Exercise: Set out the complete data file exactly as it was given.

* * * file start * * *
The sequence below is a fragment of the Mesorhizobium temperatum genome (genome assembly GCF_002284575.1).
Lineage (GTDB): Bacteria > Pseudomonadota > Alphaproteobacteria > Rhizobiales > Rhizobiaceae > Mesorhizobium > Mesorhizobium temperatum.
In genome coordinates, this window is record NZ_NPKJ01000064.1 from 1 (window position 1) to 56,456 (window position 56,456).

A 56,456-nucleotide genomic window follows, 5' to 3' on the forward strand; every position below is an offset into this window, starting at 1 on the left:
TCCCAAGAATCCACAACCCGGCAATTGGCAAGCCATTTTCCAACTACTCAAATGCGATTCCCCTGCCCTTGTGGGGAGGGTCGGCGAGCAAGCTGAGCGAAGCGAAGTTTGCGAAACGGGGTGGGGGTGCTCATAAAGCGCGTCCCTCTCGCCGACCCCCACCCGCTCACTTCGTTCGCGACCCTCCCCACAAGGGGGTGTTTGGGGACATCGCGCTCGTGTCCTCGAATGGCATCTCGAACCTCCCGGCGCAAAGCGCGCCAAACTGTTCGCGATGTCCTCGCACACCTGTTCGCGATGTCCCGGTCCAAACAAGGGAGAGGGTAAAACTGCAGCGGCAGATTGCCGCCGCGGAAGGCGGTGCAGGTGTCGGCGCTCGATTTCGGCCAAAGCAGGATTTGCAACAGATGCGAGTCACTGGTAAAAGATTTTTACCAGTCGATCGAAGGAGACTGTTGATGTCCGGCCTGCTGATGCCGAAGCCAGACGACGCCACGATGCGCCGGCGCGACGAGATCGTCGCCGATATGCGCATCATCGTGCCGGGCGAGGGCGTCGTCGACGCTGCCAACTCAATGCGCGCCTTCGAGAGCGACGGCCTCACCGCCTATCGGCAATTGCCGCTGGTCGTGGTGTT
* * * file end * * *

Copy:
The sequence below is a fragment of the Mesorhizobium temperatum genome (genome assembly GCF_002284575.1).
Lineage (GTDB): Bacteria > Pseudomonadota > Alphaproteobacteria > Rhizobiales > Rhizobiaceae > Mesorhizobium > Mesorhizobium temperatum.
In genome coordinates, this window is record NZ_NPKJ01000064.1 from 1 (window position 1) to 56,456 (window position 56,456).

A 56,456-nucleotide genomic window follows, 5' to 3' on the forward strand; every position below is an offset into this window, starting at 1 on the left:
TCCCAAGAATCCACAACCCGGCAATTGGCAAGCCATTTTCCAACTACTCAAATGCGATTCCCCTGCCCTTGTGGGGAGGGTCGGCGAGCAAGCTGAGCGAAGCGAAGTTTGCGAAACGGGGTGGGGGTGCTCATAAAGCGCGTCCCTCTCGCCGACCCCCACCCGCTCACTTCGTTCGCGACCCTCCCCACAAGGGGGTGTTTGGGGACATCGCGCTCGTGTCCTCGAATGGCATCTCGAACCTCCCGGCGCAAAGCGCGCCAAACTGTTCGCGATGTCCTCGCACACCTGTTCGCGATGTCCCGGTCCAAACAAGGGAGAGGGTAAAACTGCAGCGGCAGATTGCCGCCGCGGAAGGCGGTGCAGGTGTCGGCGCTCGATTTCGGCCAAAGCAGGATTTGCAACAGATGCGAGTCACTGGTAAAAGATTTTTACCAGTCGATCGAAGGAGACTGTTGATGTCCGGCCTGCTGATGCCGAAGCCAGACGACGCCACGATGCGCCGGCGCGACGAGATCGTCGCCGATATGCGCATCATCGTGCCGGGCGAGGGCGTCGTCGACGCTGCCAACTCAATGCGCGCCTTCGAGAGCGACGGCCTCACCGCCTATCGGCAATTGCCGCTGGTCGTGGTGTT